• Hero: Molina became the first Giant to hit two homers in an inning since Willie McCovey in 1977.
• Figure this: Barry Bonds moved ahead of Hank Aaron and Babe Ruth for third place on the all-time runs list with 2,175.
• Quotable: "There were a lot of could-haves, would-haves and should-haves tonight." -- Mets infielder Damion Easley
• Elias Says: Molina became only the third catcher in major league history to hit two home runs in an inning.
-- ESPN.com news services
Giants 9, Mets 4
SAN FRANCISCO (AP) -- Bengie Molina knew he had hit two home runs, yet had to be reminded by bullpen catcher Bill Hayes that both were in the same inning.
Molina hit a disputed two-run homer in the fifth, then added a three-run drive later in the same inning. Each time, he thought he had a double off the wall.
Molina became the first Giants player to homer twice in an inning since Willie McCovey in 1977, and Rich Aurilia also hit a three-run homer in the nine-run fifth to lead San Francisco over the New York Mets 9-4 on Monday night.
"I don't know what to say, man. I've never done this," Molina said. "I'm not thinking anything right now, I'm so excited. ... It's awesome. Not bad company at all."
Barry Zito (3-3) struck out five in six innings to win for the first time in three starts. He also had his second career hit in 44 career at-bats and scored his first major league run.
"The pitcher got a hit there and at the time it seemed like something very minimal, but then all hell just breaks loose," Mets manager Willie Randolph said.
Barry Bonds returned to the lineup and went 0-for-2 after getting the day off in Sunday night's 8-5 loss to Philadelphia. He hit his 744th career homer Saturday, moving within 11 of Hank Aaron's record 755.
When Bonds scored in the fifth, it gave him sole possession of third place in runs with 2,175 -- moving him out of a tie with Aaron and Babe Ruth behind Rickey Henderson (2,295) and Ty Cobb (2,245).
With the Mets leading 1-0 and Ray Durham aboard on a leadoff walk in the fifth, Molina lined a shot off Oliver Perez (3-3) to deep left-center. The ball hit the top of the wall, just in front of a fan, and dropped onto the warning track by Moises Alou.
Randolph came out to argue, then the umpires huddled and ruled it a homer.
"He didn't give me any information on it," Randolph said. "I guess the ball hit the fence, but he didn't give me an answer."
Molina briefly held up at second base and raised his hands in question.
"Willie contended that maybe a fan reached over and touched the ball," crew chief Bruce Froemming said. "The fan interference calls are murder in some of these parks. The fans gotcha out there with arms and they're leaning over or whatever. And what he [Mark Wegner] saw and what we agreed with was the ball was above the fence when it hit the fan with his hands or whatever it did and that without the fan touching it the ball's out."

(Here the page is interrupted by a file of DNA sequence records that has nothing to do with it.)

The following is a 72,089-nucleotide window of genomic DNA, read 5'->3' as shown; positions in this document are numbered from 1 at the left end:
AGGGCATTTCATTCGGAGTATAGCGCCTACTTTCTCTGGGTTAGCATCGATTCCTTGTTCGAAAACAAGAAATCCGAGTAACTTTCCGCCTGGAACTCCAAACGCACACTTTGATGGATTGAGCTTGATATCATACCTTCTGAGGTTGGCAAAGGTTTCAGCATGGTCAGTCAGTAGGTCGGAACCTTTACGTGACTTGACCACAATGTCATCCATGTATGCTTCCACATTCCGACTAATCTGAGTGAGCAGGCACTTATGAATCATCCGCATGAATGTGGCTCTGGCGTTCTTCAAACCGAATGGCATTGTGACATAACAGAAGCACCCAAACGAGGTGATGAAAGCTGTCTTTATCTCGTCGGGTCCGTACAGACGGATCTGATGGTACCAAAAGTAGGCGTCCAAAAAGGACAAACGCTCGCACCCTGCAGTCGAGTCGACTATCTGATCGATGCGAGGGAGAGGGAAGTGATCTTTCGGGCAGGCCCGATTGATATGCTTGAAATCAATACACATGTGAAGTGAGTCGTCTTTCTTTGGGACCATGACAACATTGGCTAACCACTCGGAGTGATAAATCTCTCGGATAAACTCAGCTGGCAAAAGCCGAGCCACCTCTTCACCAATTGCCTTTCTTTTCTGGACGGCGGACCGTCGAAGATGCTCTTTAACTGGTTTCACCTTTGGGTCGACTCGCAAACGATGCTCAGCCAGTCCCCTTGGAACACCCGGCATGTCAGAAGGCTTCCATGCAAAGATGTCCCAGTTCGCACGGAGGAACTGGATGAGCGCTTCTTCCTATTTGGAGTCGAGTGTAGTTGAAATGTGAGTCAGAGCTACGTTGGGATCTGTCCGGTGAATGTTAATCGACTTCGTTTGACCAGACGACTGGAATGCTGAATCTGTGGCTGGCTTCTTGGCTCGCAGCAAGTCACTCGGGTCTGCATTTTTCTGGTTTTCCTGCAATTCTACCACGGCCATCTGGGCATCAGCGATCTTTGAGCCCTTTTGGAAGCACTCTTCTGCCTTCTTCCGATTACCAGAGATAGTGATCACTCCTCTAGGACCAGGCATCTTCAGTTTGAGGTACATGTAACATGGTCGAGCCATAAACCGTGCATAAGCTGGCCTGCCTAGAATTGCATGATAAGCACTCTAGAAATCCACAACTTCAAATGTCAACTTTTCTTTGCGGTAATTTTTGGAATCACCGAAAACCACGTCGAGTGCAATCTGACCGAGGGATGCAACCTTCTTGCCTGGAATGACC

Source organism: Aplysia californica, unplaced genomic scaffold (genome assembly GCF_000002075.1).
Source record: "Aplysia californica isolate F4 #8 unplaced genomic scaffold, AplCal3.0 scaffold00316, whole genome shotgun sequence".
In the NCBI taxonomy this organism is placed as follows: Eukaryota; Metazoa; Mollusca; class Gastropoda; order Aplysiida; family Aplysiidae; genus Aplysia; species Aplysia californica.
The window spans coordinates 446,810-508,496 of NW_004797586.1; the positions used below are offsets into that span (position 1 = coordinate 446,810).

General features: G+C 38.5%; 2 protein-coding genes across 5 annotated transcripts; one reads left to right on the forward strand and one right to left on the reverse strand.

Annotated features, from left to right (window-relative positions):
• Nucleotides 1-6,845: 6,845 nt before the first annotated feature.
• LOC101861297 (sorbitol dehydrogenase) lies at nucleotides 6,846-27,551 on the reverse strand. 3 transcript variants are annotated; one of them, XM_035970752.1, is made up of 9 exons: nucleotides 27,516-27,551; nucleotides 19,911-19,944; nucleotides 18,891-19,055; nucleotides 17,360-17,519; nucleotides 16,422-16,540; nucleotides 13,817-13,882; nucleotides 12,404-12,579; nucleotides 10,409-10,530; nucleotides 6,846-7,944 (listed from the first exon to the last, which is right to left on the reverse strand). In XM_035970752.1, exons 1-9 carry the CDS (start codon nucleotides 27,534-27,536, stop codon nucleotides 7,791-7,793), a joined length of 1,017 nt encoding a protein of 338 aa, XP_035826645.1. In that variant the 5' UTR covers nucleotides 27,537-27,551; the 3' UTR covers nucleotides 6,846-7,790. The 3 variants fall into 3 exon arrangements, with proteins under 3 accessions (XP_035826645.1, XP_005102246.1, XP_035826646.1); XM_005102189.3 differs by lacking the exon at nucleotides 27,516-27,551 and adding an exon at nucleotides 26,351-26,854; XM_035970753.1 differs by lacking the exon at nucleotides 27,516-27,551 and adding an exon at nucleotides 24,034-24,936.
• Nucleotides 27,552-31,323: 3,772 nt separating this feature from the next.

Following consecutive two-out errors by second baseman Damion Easley and right fielder Shawn Green, the latter on a dropped fly ball that allowed a run to score, Aurilia's homer put the Giants ahead 6-1. In his second stint with San Francisco, Aurilia hit his first homer as a Giant since Sept. 26, 2003, against the Los Angeles Dodgers' Kaz Ishii.
"If we could have gotten out of the inning 3-1, I would have felt a lot better," Easley said. "But there were a lot of could-haves, would-haves and should-haves tonight."
Molina's second homer came off Lino Urdaneta, matched his career high of five RBis and made him the first Giants player to homer twice in an inning since McCovey did it in the sixth at Cincinnati on June 27, 1977. The previous player in the majors to accomplish the feat was Tampa Bay's Julio Lugo last July 22.
"That's quite an inning for Bengie," Giants manager Bruce Bochy said.
It was Molina's second career two-homer game and first since May 12, 2000, against Texas while with the Angels. He has three on the year.
San Francisco had its first nine-run inning since scoring nine in the fourth of a 10-7 win against Atlanta on April 28, 2004. The Mets gave up nine or more runs in an inning for the first time since an 18-10 loss at Atlanta on April 7, 2004.
Zito was happy to take part in the rally.
"They're bound to fall," said Zito, who has as many hits off Perez as Bonds -- one. "The fact we put up a nine-spot, I don't think anybody expected it."
Bonds lined out to shallow right in the second, then struck out looking to end the fourth. Perez danced off the mound in delight then gleefully hopped over the first-base line on the way to the dugout. Bonds walked again in the seventh, his 30th of the year, then was replaced in left field by Kevin Frandsen in the top of the eighth.
Perez retired the first nine Giants before Randy Winn beat out an infield single to start the fourth. He lasted just 4 2/3 innings, allowing eight runs -- two earned -- and five hits.
Alou, who spent the past two seasons with the Giants, was back in the lineup for the first time since Thursday after recovering from soreness in his left knee. He went 0-for-4 with a walk.
Zito improved to 87-4 when receiving four or more runs of support. ... Henderson retrieved a foul ball by Bengie Molina in the lower box of seats behind the plate in the bottom of the second. ... Vizquel had his own animated rooting section in left field and the group held a long banner with each of the shortstop's 11 Gold Gloves.